Nathaniel Rich and Writers in the Family

Nathaniel Rich lives in New York City, where he is an editor at The Paris Review. He is the author of San Francisco Noir and The Mayor's Tongue is his first novel.

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Topic: Nathaniel Rich and Writers in the Family

Nathaniel Rich: My father was a writer, and what was it like? Most of my childhood had- my memories of childhood were mostly about watching Mets games on television and playing sports games with my brother. And I guess there were a lot of books around and probably conversations about writing going on, but I was- I was usually watching TV or in my room reading or- or doing other games, which I won’t go into I guess. And I don’t- I don’t know. It felt- I did- it never occurred to me that it was- growing up it didn’t seem very strange or unique, and it’s probably informed a lot of decisions I’ve made or at least interests I’ve had. And I love literature and film, and- and that- that came to me from my parents. But beyond that, it’s hard- it’s hard for me to tell really. I guess the other thing is that I- I feel fortunate in that writing- unlike a lot of writers who- when they tell their parents that they wanna write, the parents don’t understand what they’re talking about and are really upset. And I didn’t get that- and what them to get jobs that will pay you a lot money- more money. I didn’t really get that from my parents at all, although my mother continues to send me news articles about how much money the hedge fund guys are making, so maybe there’s a subliminal- I think there’s a subliminal message there. But they can’t really get upset at me because they’ve set- they’ve set the bad example.I don’t know. I mean, I- I don’t feel-- I guess never thought- I guess I wasn’t that rebel- I guess-- hmmm, let me start again. I feel like what the kind of writing that I do and the kind of writing that my brother does and the kind of writing that my father does are all very different from each other. I- I would rebel against if someone asked me to write political commentary for a newspaper. I would probably not want to do that- I know I would not want to do that and feel uncomfortable and entrapped, but I- I feel like writing-- and my brother writes comedy and writes for a television show now, and- which is great and- that not something that I’m able to do really, and I feel like writing fiction and writing, you know, a story about a fantastical mayor in an Italian town is- is very different to me than writing about Barack Obama and Hillary Clinton and sort of major issues of the day. So I- I don’t feel that it’s- I don’t, you know-- as much as we’re both sitting down and writing, you know, we’re all sitting down and writing at some point in our days, it- it seems, in my mind, it’s very- we’re doing very different things.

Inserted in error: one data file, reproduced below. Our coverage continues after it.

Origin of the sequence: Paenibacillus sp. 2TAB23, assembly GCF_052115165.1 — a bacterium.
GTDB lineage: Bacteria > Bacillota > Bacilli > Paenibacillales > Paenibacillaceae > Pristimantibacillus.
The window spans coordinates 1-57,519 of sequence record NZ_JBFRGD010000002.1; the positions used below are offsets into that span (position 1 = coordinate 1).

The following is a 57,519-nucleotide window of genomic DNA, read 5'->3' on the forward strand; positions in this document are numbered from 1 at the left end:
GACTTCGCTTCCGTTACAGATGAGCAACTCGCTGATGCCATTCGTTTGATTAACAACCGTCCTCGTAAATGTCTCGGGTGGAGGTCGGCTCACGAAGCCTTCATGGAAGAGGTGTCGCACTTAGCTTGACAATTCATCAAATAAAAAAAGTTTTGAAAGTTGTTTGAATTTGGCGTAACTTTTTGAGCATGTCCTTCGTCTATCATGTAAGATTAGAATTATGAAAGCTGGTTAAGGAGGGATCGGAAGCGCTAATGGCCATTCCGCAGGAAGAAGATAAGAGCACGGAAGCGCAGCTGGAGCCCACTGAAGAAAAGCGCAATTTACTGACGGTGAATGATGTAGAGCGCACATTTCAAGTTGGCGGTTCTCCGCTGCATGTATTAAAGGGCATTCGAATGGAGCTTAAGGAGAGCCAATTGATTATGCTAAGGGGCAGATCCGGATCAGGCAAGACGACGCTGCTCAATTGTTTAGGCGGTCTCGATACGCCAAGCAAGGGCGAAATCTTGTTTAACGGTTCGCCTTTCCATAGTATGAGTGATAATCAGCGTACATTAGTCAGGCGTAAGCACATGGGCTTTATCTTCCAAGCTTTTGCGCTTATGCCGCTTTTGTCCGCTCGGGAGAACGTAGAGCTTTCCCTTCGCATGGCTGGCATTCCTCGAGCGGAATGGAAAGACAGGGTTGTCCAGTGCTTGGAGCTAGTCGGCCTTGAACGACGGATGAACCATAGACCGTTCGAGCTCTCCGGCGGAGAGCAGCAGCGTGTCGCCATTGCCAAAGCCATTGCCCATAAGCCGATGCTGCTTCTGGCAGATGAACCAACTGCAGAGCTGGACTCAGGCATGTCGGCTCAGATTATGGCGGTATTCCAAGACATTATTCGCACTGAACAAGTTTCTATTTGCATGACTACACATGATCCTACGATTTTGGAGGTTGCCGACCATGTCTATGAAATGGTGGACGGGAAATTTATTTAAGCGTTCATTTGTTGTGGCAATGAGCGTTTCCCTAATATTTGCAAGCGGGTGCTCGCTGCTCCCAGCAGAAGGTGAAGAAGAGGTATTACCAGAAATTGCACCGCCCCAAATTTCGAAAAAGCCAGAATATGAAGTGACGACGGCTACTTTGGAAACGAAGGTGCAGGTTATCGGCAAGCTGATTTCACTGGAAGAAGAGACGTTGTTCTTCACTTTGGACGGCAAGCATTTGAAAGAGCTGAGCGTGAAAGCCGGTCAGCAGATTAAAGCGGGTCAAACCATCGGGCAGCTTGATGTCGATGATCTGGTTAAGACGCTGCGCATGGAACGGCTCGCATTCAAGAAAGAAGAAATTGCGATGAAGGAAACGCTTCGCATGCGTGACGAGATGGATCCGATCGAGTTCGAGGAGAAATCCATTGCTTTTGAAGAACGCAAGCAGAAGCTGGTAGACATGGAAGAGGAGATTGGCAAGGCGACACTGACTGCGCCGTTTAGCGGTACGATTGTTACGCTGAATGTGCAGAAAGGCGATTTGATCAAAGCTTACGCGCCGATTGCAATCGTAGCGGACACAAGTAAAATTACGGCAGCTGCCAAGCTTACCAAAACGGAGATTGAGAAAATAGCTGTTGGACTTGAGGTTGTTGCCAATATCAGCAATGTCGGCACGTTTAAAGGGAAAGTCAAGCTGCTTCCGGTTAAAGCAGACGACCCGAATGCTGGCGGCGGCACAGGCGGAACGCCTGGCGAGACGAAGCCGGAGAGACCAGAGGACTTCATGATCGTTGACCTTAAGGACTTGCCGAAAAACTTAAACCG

I guess it’s- it’s nice that every- that people value his work so much and- and that I get people in New York, I suppose, are much more aware of him than, you know, maybe people in other parts of the country or in other parts of the world. But I don’t- I think his- his columns are really good, so I’m happy to be associated <laugh> with him.I- I think it’s interesting the way that- I think it’s definitely a-- I don’t know what else I have to add about it. I guess I’m- I’m often surprise-- not really anymore, but I have been surprised the degree to which people- that he- the d- degree to which he’s part of many people’s lives. And so that always interests me and- and fascinates me, but is not- wasn’t-- it-it still surprises me a little bit because he’s my father. But I think it- when you’re in a very micro world of New York publishing, it might be a different- it might-- he might cast a different shadow than in the real world and- and outside of- of New York.I don’t feel like I need to respond to it. People refer to me as- by a lot worse ways. I’m- I’m happy to be, you know- happy that I have a father whose work I’m really proud of and believe in. So I don’t feel sort of- I’m- you know, I’m proud of that, and I don’t feel like I need to combat that in any way. But it’s- it’s usually not people I- I know. I mean, people I know and meet don’t tend to speak to me that way <laugh>. It’s sort of just when I guess people outside of- of my circle, so it doesn’t- it doesn’t actually-- it’s not something I deal with very-- it’s not something I think about very much.

 

 

 

Recorded On: 3/1/7/08


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